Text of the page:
Packed in a silky black pouch, each sturdy and beautifully illustrated card corresponds to a “self” whose “portrait” or description is purportedly detailed in the guidebook. From the intro, I choose the “Daily Draw: Opening to Counsel” method for drawing cards, to see what I can discover through the use of this tool.
On Monday morning, I pick my first card, after setting my intention to draw the Self that I need to hear from in that moment, as instructed. I repeat the process each day for a week, and find myself less than enthused. I won’t continue. My first pick, “The Teacher”, is a good example of how shallow and unoriginal the material is.
“Your Teacher shares information, thoughts and ideas. It may specialize in one subject or generalize in many different areas, as a guide, counselor, coach, guru, mentor, trainer, tutor, or professor. Your Teacher’s love for learning inspires its passion or teaching. It wants to contribute to others, from recommending a great movie to delivering an inspirational talk.”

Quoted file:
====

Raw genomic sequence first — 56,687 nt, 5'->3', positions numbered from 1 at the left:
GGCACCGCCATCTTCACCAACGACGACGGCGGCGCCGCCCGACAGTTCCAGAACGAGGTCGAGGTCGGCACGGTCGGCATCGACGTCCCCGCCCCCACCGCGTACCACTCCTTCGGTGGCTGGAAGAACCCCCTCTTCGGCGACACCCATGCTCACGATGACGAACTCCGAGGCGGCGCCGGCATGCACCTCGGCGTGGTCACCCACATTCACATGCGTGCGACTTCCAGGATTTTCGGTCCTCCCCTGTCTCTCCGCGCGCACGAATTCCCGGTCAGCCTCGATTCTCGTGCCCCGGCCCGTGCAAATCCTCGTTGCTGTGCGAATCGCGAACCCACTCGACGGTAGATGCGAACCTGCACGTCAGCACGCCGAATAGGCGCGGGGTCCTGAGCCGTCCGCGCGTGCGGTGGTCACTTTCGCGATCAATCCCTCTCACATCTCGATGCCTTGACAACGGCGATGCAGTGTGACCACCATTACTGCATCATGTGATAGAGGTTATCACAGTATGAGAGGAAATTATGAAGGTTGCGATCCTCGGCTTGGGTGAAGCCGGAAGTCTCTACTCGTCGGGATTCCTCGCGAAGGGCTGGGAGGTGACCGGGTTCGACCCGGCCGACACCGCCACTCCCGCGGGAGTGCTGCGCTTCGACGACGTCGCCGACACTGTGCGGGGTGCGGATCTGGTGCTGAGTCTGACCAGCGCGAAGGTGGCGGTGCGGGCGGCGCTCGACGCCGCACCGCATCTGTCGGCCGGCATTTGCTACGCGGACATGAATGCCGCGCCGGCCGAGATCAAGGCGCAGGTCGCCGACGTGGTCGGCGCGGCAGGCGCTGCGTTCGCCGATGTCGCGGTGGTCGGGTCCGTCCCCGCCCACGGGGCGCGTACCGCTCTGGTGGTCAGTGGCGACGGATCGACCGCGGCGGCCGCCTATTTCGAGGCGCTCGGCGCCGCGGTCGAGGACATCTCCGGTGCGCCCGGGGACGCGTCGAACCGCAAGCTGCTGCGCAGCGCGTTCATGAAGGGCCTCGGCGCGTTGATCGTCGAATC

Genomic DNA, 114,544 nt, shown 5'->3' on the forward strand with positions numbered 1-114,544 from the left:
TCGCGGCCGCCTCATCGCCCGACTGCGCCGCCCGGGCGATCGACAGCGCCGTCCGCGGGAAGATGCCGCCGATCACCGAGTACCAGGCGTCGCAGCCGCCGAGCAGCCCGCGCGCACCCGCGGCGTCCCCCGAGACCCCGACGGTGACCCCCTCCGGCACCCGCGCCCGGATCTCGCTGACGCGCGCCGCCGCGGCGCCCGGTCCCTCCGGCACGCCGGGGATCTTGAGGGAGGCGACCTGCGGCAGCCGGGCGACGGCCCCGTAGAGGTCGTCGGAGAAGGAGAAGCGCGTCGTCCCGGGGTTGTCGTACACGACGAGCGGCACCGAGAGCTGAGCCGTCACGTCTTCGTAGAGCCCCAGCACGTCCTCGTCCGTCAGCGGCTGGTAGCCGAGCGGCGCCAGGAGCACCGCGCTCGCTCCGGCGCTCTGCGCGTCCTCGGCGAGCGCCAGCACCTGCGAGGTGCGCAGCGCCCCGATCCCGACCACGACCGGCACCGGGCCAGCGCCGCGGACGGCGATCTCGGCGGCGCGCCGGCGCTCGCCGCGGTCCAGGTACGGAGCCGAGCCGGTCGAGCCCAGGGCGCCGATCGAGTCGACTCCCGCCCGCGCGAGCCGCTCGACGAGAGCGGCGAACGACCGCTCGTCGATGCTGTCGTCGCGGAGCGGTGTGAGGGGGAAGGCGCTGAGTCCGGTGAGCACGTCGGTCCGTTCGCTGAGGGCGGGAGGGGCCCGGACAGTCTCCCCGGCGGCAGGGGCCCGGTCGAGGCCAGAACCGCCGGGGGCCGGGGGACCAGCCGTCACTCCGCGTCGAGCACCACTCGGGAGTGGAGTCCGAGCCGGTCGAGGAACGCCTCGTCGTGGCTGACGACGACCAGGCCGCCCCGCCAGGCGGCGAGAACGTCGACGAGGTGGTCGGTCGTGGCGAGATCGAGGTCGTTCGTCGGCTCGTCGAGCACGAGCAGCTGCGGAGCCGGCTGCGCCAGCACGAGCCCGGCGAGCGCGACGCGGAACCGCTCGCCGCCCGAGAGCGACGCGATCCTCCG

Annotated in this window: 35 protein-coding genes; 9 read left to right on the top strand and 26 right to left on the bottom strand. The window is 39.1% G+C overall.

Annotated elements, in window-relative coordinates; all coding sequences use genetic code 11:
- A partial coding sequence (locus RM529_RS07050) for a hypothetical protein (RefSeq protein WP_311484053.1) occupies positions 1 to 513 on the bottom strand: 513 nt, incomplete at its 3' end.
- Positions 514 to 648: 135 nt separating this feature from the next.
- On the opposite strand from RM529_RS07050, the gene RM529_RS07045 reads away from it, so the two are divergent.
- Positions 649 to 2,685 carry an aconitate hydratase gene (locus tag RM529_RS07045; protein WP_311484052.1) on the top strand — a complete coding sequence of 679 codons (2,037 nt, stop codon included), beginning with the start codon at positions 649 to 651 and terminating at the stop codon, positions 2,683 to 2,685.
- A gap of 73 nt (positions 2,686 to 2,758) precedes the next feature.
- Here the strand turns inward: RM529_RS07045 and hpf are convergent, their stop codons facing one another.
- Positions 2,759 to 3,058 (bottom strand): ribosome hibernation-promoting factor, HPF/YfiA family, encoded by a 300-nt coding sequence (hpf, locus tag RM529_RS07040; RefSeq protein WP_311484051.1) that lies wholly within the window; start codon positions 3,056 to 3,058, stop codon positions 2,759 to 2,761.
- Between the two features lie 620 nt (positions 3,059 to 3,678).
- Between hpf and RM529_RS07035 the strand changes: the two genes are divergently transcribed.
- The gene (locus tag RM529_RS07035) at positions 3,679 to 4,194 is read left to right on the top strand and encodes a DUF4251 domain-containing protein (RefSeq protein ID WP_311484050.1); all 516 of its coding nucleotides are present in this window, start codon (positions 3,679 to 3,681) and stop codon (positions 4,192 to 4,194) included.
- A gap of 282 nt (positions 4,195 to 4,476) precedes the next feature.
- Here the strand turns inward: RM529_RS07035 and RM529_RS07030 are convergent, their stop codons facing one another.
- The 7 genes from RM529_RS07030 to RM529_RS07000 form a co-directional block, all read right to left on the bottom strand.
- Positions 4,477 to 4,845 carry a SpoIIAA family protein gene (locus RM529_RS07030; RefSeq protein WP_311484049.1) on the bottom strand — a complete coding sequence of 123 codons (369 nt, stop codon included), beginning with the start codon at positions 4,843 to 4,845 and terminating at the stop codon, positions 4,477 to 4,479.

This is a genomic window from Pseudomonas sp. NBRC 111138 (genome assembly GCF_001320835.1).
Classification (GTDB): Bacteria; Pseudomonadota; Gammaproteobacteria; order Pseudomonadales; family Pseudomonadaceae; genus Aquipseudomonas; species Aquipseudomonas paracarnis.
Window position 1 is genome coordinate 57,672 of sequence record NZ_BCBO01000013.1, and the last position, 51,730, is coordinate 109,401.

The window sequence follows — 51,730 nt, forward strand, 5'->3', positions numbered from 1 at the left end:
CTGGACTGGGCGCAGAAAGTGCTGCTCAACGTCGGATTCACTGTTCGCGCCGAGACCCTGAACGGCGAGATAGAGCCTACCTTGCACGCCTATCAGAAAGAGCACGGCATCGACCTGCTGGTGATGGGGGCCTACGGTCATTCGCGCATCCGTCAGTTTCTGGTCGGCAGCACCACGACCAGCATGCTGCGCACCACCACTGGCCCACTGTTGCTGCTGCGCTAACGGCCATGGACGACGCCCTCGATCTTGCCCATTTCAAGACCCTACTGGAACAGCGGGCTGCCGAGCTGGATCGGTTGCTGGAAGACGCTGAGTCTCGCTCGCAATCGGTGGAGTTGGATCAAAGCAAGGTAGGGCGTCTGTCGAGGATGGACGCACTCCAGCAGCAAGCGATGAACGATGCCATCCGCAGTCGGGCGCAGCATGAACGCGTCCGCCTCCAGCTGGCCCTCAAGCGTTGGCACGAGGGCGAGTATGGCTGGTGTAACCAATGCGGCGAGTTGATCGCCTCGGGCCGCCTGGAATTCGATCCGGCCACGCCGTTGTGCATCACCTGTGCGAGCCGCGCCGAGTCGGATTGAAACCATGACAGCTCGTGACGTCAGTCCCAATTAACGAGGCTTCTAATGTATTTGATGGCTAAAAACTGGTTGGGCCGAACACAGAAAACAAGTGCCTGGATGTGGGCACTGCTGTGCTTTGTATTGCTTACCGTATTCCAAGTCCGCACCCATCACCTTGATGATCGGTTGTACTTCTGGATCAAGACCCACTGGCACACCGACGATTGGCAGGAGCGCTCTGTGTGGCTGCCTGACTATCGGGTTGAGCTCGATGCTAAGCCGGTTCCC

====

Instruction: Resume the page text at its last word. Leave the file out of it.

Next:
Like, so what? In addition to the not-so-detailed portraits, two lines below each one reveal that self’s “personality motivation” (that which operates on auto-pilot attempting to “help us realize our safety, security, and well-being”) and that self’s “essence motivation” (the “pure, unadulterated expression of who we are”). The personality motivation of my Teacher is “to share knowledge” and its essence motivation is “to inspire learning.” In what way is this news? I’m equally unimpressed by the portraits of other cards I pick or the pages facing each Self Portrait – “the spectrum descriptions,” each of which repetitively reminds us that “all selves fall somewhere on the spectrum between primary and disowned.” One or two examples of how this self may appear as primary (“Your Teacher may seem like a know-it-all”) or disowned (“Your Teacher may feel inadequate in the knowledge you possess”) are given. This might be more helpful if accompanied by questions and/or journal space to provoke introspection about how I personally see each self and its related characteristics at work in my own life. Overall, I find “Selves in a Box” to be dull and uninformative.